This test is used to determine someone's potential responsiveness to clopidogrel, an antiplatelet medication, before a person starts taking the drug or during the initial treatment phase. Clopidogrel is a drug that is prescribed to prevent strokes and heart attacks in people who are at increased risk for these serious cardiovascular events. The drug works by helping to prevent harmful blood clots from forming by preventing platelets from clumping together (aggregating).
Clopidogrel genotype testing is used to detect variation in the CYP2C19gene that codes for one of the enzymes responsible for metabolizing clopidogrel into its active form. Variation in CYP2C19 is most often associated with reduced enzyme activity and decreased metabolism of clopidogrel, leading to a low level of active drug and potentially ineffective treatment for risk of blood clots. Testing for variants of the CYP2C19 gene is done to help tailor treatment. Those with certain genetic variations may require an alternative therapy that would treat their condition more effectively.
Clopidogrel-related genetic testing is not widely used at this time. Although studies have shown that CYP2C19 variation contributes to a person's responsiveness to clopidogrel, there is not yet consensus on the need for the testing. Part of the reason is that genetic variants of CYP2C19 explain only a small proportion of the treatment response variability among people.
Clopidogrel resistance testing is primarily ordered prior to a person taking clopidogrel for the first time or during the initial treatment phase, but may also be ordered when a person who is being treated with the drug has experienced either excessive blood clotting or bleeding.
Not everyone who is prescribed clopidogrel will have this test done. At present, there is no consensus on the usefulness of this test and it is not yet widely accepted.
Results of genetic testing require careful interpretation. Typically, the laboratory report will include an explanation from a doctor with expertise in this area. A number of factors are taken into account when determining whether clopidogrel is an appropriate treatment for an individual.
In general, if a person has one or two variant copies of the gene, then they may have an altered response to clopidogrel. The degree of responsiveness depends upon the variation(s) present and upon the person. An individual may be a normal, poor, intermediate, extensive, or ultra-rapid metabolizer of the drug.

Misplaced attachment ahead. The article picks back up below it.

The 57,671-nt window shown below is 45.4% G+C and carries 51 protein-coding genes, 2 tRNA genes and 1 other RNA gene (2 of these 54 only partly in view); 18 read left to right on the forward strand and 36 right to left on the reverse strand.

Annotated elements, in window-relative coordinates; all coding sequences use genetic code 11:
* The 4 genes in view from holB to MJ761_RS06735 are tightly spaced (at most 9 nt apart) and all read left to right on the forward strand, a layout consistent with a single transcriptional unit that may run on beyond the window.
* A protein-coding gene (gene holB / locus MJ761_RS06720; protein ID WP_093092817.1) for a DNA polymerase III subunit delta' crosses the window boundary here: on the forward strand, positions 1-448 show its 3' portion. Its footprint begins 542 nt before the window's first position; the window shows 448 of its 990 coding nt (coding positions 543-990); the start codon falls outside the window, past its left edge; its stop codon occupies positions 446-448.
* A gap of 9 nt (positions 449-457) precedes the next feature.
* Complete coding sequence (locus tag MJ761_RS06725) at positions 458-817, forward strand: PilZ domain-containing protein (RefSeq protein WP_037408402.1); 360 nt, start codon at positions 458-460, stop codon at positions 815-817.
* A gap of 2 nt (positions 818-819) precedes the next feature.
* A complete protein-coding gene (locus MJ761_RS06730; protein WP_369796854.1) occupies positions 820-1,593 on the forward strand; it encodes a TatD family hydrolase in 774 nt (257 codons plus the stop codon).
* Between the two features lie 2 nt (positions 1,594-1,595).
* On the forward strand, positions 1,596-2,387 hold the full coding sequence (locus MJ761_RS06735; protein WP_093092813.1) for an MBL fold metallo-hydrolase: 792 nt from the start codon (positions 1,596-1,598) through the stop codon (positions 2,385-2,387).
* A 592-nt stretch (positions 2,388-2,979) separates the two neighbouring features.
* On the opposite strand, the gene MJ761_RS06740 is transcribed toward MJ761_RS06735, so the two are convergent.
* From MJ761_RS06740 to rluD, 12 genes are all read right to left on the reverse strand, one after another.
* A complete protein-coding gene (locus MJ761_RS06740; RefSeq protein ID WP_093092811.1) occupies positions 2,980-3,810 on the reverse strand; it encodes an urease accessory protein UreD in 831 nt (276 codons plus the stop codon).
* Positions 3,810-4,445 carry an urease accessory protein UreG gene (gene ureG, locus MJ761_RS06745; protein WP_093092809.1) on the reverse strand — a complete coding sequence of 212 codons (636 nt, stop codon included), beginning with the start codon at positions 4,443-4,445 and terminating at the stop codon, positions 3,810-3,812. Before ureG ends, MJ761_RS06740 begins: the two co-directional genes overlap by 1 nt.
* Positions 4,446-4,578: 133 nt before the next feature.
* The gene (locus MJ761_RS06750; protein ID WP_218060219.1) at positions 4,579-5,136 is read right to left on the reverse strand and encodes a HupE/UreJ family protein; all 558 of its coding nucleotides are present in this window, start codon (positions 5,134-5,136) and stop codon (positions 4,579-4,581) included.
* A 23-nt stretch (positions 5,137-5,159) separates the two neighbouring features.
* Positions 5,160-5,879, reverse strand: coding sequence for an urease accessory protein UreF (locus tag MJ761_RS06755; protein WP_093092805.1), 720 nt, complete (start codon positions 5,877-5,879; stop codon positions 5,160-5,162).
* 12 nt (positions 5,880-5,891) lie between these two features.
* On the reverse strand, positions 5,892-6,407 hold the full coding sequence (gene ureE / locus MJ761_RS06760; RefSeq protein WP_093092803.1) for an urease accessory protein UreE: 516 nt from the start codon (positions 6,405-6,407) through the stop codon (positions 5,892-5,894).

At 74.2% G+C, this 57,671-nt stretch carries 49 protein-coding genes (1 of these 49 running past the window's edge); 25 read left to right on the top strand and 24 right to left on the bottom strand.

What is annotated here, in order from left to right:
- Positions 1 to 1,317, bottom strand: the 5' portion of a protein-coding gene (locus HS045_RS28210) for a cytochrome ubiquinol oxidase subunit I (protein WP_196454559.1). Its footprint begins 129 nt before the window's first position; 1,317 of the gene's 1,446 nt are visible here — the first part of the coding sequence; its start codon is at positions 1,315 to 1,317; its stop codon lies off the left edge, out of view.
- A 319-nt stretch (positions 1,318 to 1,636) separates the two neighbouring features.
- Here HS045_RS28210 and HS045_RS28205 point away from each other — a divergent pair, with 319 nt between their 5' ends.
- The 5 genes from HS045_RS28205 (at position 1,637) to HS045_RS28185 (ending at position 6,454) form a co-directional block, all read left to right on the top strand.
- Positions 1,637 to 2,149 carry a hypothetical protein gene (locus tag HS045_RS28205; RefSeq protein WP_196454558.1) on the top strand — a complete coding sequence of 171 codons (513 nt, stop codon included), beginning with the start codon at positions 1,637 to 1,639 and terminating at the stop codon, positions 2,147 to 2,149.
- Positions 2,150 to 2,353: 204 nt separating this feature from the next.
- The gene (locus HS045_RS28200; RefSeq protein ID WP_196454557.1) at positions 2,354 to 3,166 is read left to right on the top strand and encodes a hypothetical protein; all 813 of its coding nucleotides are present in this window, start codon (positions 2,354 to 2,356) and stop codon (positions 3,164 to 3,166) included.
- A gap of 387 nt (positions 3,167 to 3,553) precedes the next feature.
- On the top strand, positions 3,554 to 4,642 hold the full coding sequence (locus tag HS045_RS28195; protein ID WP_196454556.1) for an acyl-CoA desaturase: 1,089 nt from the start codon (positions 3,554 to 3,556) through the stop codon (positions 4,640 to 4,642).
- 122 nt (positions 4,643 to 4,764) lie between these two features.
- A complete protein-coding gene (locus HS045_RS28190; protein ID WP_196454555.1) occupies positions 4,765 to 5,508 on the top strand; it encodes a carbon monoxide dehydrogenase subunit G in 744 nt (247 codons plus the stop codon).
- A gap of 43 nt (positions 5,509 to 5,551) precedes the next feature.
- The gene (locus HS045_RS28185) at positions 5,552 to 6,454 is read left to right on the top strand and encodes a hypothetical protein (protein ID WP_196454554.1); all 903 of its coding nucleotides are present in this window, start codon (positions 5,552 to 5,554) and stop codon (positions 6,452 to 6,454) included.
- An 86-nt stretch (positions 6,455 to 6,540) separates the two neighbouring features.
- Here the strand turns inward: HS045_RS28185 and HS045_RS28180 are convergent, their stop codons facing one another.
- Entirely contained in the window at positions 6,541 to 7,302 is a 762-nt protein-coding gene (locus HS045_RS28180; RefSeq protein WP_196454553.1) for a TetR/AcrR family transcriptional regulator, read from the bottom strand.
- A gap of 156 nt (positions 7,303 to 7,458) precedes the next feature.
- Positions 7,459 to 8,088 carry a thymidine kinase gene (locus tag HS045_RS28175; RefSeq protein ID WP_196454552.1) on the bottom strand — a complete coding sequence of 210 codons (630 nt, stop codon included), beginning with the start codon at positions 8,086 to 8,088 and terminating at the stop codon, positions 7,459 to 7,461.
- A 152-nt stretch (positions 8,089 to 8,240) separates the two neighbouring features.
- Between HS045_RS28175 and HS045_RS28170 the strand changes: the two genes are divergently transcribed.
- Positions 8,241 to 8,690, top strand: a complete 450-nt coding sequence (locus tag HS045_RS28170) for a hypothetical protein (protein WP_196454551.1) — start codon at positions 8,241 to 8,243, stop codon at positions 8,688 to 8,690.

Not every laboratory will test for every gene variant. A less common gene variant may be present that is not detected by the test. A person may also have decreased drug metabolism due to another factor. CYP2C19 gene variation only accounts for a portion of a person's response to clopidogrel.
To increase awareness of the influence of the CYP2C19 gene variations and the availability of testing, the U.S. Food and Drug Administration (FDA) has promoted changes to the Plavix® (clopidogrel) label to inform consumers that genetic factors may affect how well the drug works for them.
The enzyme CYP2C19, coded for by the CYP2C19gene, metabolizes a wide variety of drugs in addition to clopidogrel. Thus, if a person is taking clopidogrel plus one or more additional medications metabolized by CYP2C19, then that person may have altered metabolism of clopidogrel and the other drugs. One of the prominent examples of drugs that are metabolized by CYP2C19 is omeprazole that is taken to control stomach acid production. Others include diazepam, anti-seizure medications, and anti-depressants.
Testing to predict how someone will respond to a drug is a form of personalized medicine known as pharmacogenomics. It is a relatively new field of study developed in an effort to treat individuals' conditions effectively, yet avoid side effects.
This article was last reviewed on December 7, 2011. | This article was last modified on January 7, 2014.
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